A reader wrote to us saying, This is in fact the sexiest tree Ive ever encountered.
A reader wrote to us saying, "This is in fact the sexiest tree I've ever encountered." Kurt Hansen

We just got a letter to the editor by email, subject line: "Sexy tree."

I opened the email and saw the image above, as well as the image below. Immediately I thought of Charles Mudede's 2009 feature "The Sexiest Trees in Seattle." I can't remember everything about how that piece came to exist, but I remember I edited it, and I remember it started as "the best trees in Seattle," or something like that, and at the very end of the editing process I said to Mudede, "Do you think we should call it 'The Sexiest Trees' instead?" And he laughed so loudly and at such duration that I knew we'd stumbled onto the right thing.

The photos accompanying that story do the trees no justice.

Sexy trees have a distinguished history in Western literature. In Greek and Roman poetry, Daphne gets turned into a tree to prevent Apollo from being able to rape her. Myrrha gets turned into a tree after raping her own father, and the baby in her womb (who turns out to be Apollo) gets pulled out of her trunk by heaven's midwife. Narcissus doesn't get turned into a tree at the end of his curse, but he does turn into a flower. And in The Waves, Virginia Woolf has a queer boy named Neville (who has a crush on a jock named Percival) believe he is a tree, his unseen roots stretching deep underground.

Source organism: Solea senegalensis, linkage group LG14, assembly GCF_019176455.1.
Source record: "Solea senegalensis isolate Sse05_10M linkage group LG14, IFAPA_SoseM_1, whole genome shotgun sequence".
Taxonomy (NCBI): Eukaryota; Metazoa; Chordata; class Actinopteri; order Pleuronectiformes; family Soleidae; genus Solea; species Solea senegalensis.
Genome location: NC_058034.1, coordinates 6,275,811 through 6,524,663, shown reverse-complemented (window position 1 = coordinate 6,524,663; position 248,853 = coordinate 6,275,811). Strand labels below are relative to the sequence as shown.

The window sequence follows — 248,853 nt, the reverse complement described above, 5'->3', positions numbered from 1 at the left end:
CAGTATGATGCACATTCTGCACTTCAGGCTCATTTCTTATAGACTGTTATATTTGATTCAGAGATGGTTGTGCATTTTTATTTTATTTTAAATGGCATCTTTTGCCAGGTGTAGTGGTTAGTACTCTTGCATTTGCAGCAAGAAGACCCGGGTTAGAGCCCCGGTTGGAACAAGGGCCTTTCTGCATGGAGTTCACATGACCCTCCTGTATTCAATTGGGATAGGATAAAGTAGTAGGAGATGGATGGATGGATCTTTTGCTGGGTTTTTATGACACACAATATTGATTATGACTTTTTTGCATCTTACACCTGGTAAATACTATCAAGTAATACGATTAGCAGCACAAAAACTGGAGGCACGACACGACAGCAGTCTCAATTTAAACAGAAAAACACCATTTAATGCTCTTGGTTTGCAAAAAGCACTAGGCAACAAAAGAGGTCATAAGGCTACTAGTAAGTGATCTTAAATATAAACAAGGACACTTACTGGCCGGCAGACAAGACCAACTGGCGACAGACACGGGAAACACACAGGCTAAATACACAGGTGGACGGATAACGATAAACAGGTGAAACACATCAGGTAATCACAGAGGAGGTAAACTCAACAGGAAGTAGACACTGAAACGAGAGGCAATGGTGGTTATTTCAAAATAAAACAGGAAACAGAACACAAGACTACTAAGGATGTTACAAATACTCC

Anyway, I thought the letter-writer was perhaps sending us this pic of a sexy tree because he'd read Mudede's essay. Welp—nope. He just thought it was a sexy tree and wanted to show us. (He was probably responding to this post on The Stranger's Instagram.)

"This is in fact the sexiest tree I've ever encountered," he wrote.

"I found it in Lincoln Park in West Seattle near the north side, looking over Puget Sound," he added.

After I sent him Mudede's piece, he responded, "I will give that piece a read, I think it's quite interesting!"

He gave us permission to publish these images on Slog, and said, in closing, "Thanks for realizing the true beauty of this tree!"

True beauty.
True beauty.

If you find a sexy tree and would like to see its picture on Slog, snap a pic and send it to us.